Pac-12 Studios: A Place to Be

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Thousands seek jobs at Pac-12 Enterprises’ new San Francisco studios

THIS ARTICLE WAS PUBLISHED IN THE ‘Q’ – THE REGISTRY’S PRINT PUBLICATION – IN APRIL 2013

By Barbara E. Hernandez

[dropcap]B[/dropcap]roadcast studios left San Francisco in recent decades for cheaper real estate, but the rise of digital content is pulling some back. The city is becoming a hub for companies seeking to broadcast over the Internet as much as on television. That includes Comcast SportsNet, CBS Interactive, Al-Jazeera’s Current TV, live-streaming staple UStream, and now newcomer Pac-12 Enterprises, which produces college-sports programming for national and regional audiences.

Pac-12 Enterprises executives describe the company first and foremost as a content producer that sells “TV-everywhere” rights for programming distributed to cable and dish companies. The agreement includes the right to send the content to any device, be it a computer tablet, smartphone, television or laptop.

While people might visualize a television studio differently than a digital production environment, the two are basically the same today, said Leon Schweir, senior vice president of production and operations for Pac-12. It’s all Internet protocol TV, he said. The newsroom is divided into a TV-production area and a much-larger digital-content area. Television production and digital production teams look almost identical as they sit in front of black, flat-screen computer monitors.

“Everything is now done on computers,” Schweir said. With Internet protocol TV, all content travels over the Internet rather than via satellite or cable. High-speed service is a necessity.

Pac-12 Enterprises’ new Yerba Buena headquarters at 360 3rd St. features industrial concrete floors, sheets of glass and exposed silvery air ducts and wire. Despite the artistic touches, its most impressive venue is its two-story studio, which has three stages surrounding a central, rotating camera that drops down from the lobby floor above. The seeming ease with which it all fits together belies the difficulty of converting a former AT&T call center into a modern content-production company’s studio.

“We looked at a variety of places in Northern California—Walnut Creek, Oakland, Emeryville,” said Gary Stevenson, president of Pac-12 Enterprises. “Many wondered why we didn’t choose Los Angeles, but that’s because we look at ourselves as a content company rather than a television company.” A San Francisco or Silicon Valley location promised greater success because digital was so important to Pac-12’s programming and digital distribution goals. “We wanted to be surrounded by all these tech companies and young minds, many of them who came from Pac-12 schools like Cal [the University of California, Berkeley],” Stevenson said.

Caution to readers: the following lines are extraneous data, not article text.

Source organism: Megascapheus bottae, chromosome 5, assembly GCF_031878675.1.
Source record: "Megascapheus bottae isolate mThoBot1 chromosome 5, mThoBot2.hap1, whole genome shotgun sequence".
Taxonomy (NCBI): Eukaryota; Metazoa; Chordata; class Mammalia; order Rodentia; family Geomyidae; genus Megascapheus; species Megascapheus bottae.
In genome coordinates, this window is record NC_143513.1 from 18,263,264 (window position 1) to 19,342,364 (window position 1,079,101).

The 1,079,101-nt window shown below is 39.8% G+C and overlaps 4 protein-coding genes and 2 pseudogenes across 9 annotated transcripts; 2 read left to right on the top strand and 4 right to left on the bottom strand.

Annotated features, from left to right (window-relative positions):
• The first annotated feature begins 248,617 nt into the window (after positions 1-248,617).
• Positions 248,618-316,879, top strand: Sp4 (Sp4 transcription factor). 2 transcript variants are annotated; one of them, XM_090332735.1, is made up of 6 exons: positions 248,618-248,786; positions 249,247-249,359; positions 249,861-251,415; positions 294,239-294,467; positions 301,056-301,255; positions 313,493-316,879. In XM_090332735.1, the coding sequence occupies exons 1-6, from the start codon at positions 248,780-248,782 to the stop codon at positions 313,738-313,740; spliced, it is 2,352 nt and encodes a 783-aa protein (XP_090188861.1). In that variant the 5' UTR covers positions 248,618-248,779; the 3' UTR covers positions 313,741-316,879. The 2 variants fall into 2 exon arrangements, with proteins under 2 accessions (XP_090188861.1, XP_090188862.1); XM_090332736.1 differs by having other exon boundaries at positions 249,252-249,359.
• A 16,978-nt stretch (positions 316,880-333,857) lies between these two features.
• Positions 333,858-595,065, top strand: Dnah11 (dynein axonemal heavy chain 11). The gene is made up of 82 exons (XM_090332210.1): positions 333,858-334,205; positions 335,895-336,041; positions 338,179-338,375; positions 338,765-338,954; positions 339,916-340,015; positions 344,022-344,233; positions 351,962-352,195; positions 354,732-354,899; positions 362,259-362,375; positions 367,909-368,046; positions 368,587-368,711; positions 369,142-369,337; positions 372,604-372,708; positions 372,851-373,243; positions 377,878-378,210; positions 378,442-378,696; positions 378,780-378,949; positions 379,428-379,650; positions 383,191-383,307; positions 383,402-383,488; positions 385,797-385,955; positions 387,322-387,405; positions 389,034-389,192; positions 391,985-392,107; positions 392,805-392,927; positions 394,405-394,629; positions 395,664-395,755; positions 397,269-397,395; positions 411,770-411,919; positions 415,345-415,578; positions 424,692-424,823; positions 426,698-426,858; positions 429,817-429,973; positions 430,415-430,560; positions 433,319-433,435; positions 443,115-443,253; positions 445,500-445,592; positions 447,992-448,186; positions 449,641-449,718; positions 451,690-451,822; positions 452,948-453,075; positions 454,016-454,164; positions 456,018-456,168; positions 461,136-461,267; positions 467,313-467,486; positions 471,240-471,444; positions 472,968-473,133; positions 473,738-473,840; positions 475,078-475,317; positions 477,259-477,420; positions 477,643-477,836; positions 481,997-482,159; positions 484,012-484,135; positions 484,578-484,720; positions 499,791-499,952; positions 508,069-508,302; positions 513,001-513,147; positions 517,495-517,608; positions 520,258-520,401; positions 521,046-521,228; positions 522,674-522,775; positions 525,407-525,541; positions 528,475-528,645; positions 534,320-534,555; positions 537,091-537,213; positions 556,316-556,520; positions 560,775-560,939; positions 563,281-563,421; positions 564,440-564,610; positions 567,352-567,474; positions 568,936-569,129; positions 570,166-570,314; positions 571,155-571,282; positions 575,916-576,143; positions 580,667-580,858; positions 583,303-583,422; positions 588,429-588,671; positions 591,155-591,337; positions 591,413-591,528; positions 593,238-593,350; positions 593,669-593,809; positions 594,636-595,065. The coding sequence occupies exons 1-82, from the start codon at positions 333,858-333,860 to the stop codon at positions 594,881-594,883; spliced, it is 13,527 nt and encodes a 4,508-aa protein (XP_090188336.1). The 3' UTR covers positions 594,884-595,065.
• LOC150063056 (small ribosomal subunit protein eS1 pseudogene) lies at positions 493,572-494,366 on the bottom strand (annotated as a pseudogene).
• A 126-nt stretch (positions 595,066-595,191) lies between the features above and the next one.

At first and because of the quick ramp-up, the company was primarily interested in candidates with television and studio experience, said Kirk Reynolds, vice president of communications. But since its launch in August, hiring has re-focused on those with a digital background and software engineers, including poaching talent from nearby Yahoo and Pixar. Pac-12 has hired about 130 people since August but has received literally thousands of applications.

“Clearly, for recruiting talent, being in San Francisco has been a boon for us,” Stevenson said. The company’s location next to tech companies has also spurred partnerships with its neighbors, including creating highlights during a game and posting them on Twitter only seconds later.

Seeing Comcast SportsNet in the same building also gave Pac-12 execs confidence that their studios could be created there. They signed an 11-year lease with Kilroy Realty Corp.

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Photos by Chad Ziemendorf

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